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Re: Re: AIDC 3733 3' BBQ Dish

>From: "John / NS1Z" <ns1z@arrl.net>
>Along the same lines: How does one figure the focal point of the offset fed
>----- Original Message -----
>From: Ronald Long <rlong3@columbus.rr.com>
>> The formula is:
>> f/D = D/(16*d)
>> or f = (D*D)/(16*d)


That is quite the problem since, unlike a "normal" circular dish {or
prime-feed, center-feed, take your choice of expressions}, the offset dish
is not symmetrical in shape.  This is because it is a segment of a larger
circular dish.  You may have heard them described as cut out from a larger
circular dish.  Think of cutting with a round "cookie cutter where the edge
of the cutter cuts at the center and edge of the normal dish.  This is how
most of the offset-feed, satellite-TV dishes are designed.

Here's another analogy:  Think of shining a flashlight onto a normal dish
so that the beam hits only one quarter of the surface; think of adjusting
the light beam edges so they hit at the center of the dish and at the outer
edge.  If you cut on the line drawn by the light beam's edge you would get
an offset dish of one-half the diameter and 1/4 the gain.  The focal point
is the same physical point, only it now is offset from the "cut out" dish.  

The original focal point is a function of the curvature of the parabolic
surface which we usually describe using f/d.  Of course the diameter of the
offset dish is half, so f/d doubles.  Most offset dishes are derived from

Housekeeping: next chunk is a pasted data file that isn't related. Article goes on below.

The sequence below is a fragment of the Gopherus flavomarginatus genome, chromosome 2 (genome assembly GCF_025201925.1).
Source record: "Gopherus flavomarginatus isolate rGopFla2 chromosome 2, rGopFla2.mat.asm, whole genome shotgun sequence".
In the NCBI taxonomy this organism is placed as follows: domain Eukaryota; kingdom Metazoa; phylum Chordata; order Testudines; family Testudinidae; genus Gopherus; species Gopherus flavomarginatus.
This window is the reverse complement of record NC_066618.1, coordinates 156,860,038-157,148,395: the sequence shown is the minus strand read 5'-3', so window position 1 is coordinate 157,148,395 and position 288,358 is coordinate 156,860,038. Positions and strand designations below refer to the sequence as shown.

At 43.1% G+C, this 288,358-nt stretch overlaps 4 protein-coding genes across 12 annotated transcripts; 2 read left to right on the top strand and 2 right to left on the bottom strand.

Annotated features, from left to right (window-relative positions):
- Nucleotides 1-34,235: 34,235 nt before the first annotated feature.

f/d 0.35 dishes, so their f/d(offset) = 2*f/d(normal) = 0.70.  This is why
a helix designed for a center-feed dish cannot be used for an offset dish.
You need a feed beam that is half as wide.

So how do you measure it?  I have no formula for you.  The best solution is
to get the feed support arm that came with the dish, look at {measure} one
assembled with the TV feedhorn, and assume the focal point is about where
the front surface of that feedhorn is, and mount your own feed so its phase
center is positioned at that same point {hint: if your feed is a helix this
is the first turn from the reflector; if a circular horn feed use the mouth
of the horn; a pyramidal horn is a little bit inside the mouth}.

The best reference is to read Paul Wade's Microwave Handbook:

Chose the "Contents page" link and click on chapter-5 "Offset Parabolic
Dishes".  The subchapter describing the 18 inch DSS dish is the best info I
can point to.  Most oval {elliptical} shaped offset dishes can be assumed
to be similar.  The wide "Primestar" dish is a different critter {you
better get the feed arm for this one}.

With extensive mathematical analysis, a set of formula probably can be
derived for determining the focal point and gain.  I have never encountered
them in any text {and Paul doesn't give any, either}.  He does offer a
unique manner of finding the focus, though {read the article}.

Short of this, you can always write the dish manufacturer for the
information...good luck! 

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